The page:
# DB abstraction, private methods in OOP PHP library

This library registers a new user.

Questions:

1. Where should the DB class instantiation happen for user class? I tried instantiation in the constructor but that property doesn't seem to be available to the rest of the user class. As a work-around, I'm creating a new instance with every function that needs the DB class. It works, but this must be wrong.

2. Which methods should be public and which private/protected? I'm thinking encryptUser() should be private, but I'm not sure.

3. Should my database functions to insert and query be combined into one function or is it fine having two? What would a combined function look like.?

4. Is there a better way to access my config variables or is putting global $config in the constructor? <?PHP error_reporting(E_ALL); require_once 'config.php'; define('BASEPATH',realpath(dirname(__FILE__)) ); define('APPROOT', 'http://blahblah.com/' ); class User{ public$data;

public function __construct(){
$data=new DB; } public function createNew(){ //trim post values if(!empty($_POST['email'])&& !empty($_POST['password'])){$fname=trim($_POST['fname']);$lname=trim($_POST['lname']);$userEmail=trim($_POST['email']);$password=trim($_POST['password']); if(!$this->user_exists($userEmail)){ //salt, hash then insert new user into database$crypt=$this->encrypt_user($password);

$mydata=new DB;$sql="INSERT INTO users (fname,lname, password,salt, email)
$query_params=array(':fname'=>$fname,':lname'=>$lname, ':password'=>$crypt['password'],':salt'=>$crypt['salt'], ':email'=>$userEmail);

if($mydata->dbInsert($sql,$query_params)){ echo '<br>INSERT SUCCESSFUL'; }else{die('Insert Failed');} } else{ echo 'A user with the email'.$userEmail.' already exists.
}

}

}/*END CREATE USER*/

public function user_exists($email){$mydb=new DB;
$query='SELECT email from users WHERE email=:email';$params=array(':email'=>$email); if($mydb->dbQuery($query,$params)){
return true;
}else{
return false;
}
}

public function encrypt_user($pass){$salt=dechex( mt_rand(0,2147483678) ).dechex( mt_rand(0,2147483678) );
$password=hash('sha256',$pass.$salt); for($round=0;$round<65336;$round++){
$pass_hash=hash('sha256',$password.$salt); } return array('salt'=>$salt,'password'=>$pass_hash); }//*end encrypt_user() } //----------**END CLASS USER**------------ class DB { private$db;
private $dbHost; private$dbUser;
private $dbPass; public function __construct(){ global$config;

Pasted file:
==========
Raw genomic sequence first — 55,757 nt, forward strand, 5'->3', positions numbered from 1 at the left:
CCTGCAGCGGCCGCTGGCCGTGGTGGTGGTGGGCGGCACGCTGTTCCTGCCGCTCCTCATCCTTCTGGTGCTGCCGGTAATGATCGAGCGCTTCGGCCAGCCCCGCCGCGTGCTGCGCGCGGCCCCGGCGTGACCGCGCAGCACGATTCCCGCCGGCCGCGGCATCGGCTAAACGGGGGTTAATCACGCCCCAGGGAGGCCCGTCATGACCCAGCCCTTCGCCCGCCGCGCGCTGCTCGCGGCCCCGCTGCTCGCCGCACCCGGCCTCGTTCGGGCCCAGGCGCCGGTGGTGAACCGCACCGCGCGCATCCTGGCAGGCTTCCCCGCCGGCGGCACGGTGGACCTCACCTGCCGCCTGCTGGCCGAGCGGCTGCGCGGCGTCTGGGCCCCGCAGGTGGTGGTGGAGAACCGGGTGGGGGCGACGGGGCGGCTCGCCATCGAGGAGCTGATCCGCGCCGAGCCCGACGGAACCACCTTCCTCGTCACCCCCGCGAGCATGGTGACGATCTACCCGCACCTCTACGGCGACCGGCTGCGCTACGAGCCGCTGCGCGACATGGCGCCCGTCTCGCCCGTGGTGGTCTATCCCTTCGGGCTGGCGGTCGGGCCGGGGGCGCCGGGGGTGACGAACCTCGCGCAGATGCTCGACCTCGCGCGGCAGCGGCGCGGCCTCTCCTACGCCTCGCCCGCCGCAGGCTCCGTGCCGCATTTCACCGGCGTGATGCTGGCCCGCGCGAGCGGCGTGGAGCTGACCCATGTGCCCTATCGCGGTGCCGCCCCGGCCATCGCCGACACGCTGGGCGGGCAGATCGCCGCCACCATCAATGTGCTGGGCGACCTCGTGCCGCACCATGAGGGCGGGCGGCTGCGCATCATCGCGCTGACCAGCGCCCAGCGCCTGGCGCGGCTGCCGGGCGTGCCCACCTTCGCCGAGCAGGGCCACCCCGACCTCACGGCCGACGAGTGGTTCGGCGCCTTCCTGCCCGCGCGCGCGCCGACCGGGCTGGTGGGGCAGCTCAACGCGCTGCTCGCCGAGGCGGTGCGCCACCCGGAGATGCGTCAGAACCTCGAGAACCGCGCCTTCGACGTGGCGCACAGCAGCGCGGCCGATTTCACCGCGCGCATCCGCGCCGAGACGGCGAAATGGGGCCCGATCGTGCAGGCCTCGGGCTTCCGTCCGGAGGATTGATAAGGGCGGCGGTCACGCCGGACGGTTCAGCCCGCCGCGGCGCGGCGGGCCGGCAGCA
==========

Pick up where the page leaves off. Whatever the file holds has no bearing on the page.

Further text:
$this->db=$config['dbName'];
$this->dbHost=$config['dbHost'];
$this->dbUser=$config['dbUser'];
$this->dbPass=$config['dbPass'];
}

public function connect(){
$dbConn=new PDO('mysql:dbname='.$this->db.';
host='.$this->dbHost.'',$this->dbUser,$this->dbPass); return$dbConn;
}

public function dbQuery($query,$params){
if($dbConn=$this->connect()){
try{
$stmt=$dbConn->prepare($query);$result=$stmt->execute($params);
var_dump($stmt);$row=$stmt->fetch(PDO::FETCH_ASSOC); }catch(PDOException$e){

die('Error: '.$e->getmessage()); } if(!empty($row)){

return $row; }else{ return false; } } }//**END dbQUERY public function dbInsert($query,$params){ if($connDB=$this->connect()){ try{$stmt=$connDB->prepare($query);
$result=$stmt->execute($params); return true; }catch(PDOException$ex){
/*THIS COULD ALSO BE SENT TO A LOG FILE*/
$ex->getmessage(); } } }//**End dbInsert } //**-----------END CLASS DB----------- class render { public function regUser(){ if(!isset($_POST['submit']))
{ //SHOW FORM

?>
<div id="accform">
<form method="post" action="#" name="newacc">
<span>First Name</span><input type="text" name="fname" id="FName">
<span>Last Name</span><input type="text" name="lname" id="LName">
<span>Email</span><input type="text" name="email" id="<Mail">

</form>
</div>
<?
} else{
//process information
$user= new user;$user->createNew();

}
}//*END register function

}
//END OF RENDER CLASS

-
Just a few tips: global + class = bad code. Likewise for $_POST in a class: if a method needs data, or an instance of a class, then that method should take arguments. When writing an abstraction layer (ie PDO wrapper) ask yourself: What would make people want to use my class? In this case, not much. If you make something private think about the implications when you extend from that class. You are using an email address: validate the input! filter_var($email, FILTER_VALIDATE_EMAIL). Lastly: coding standards matter –  Elias Van Ootegem Jul 8 at 11:35
Oh, one more thing: there are many, many db-abstraction libs out there, see how they do things. If nothing else, they can inspire you to do better. But to be frank, I think it best to use proven technology. If you don't like something, fork the code, and create a pull request, YaY for open source ;-P –  Elias Van Ootegem Jul 8 at 11:39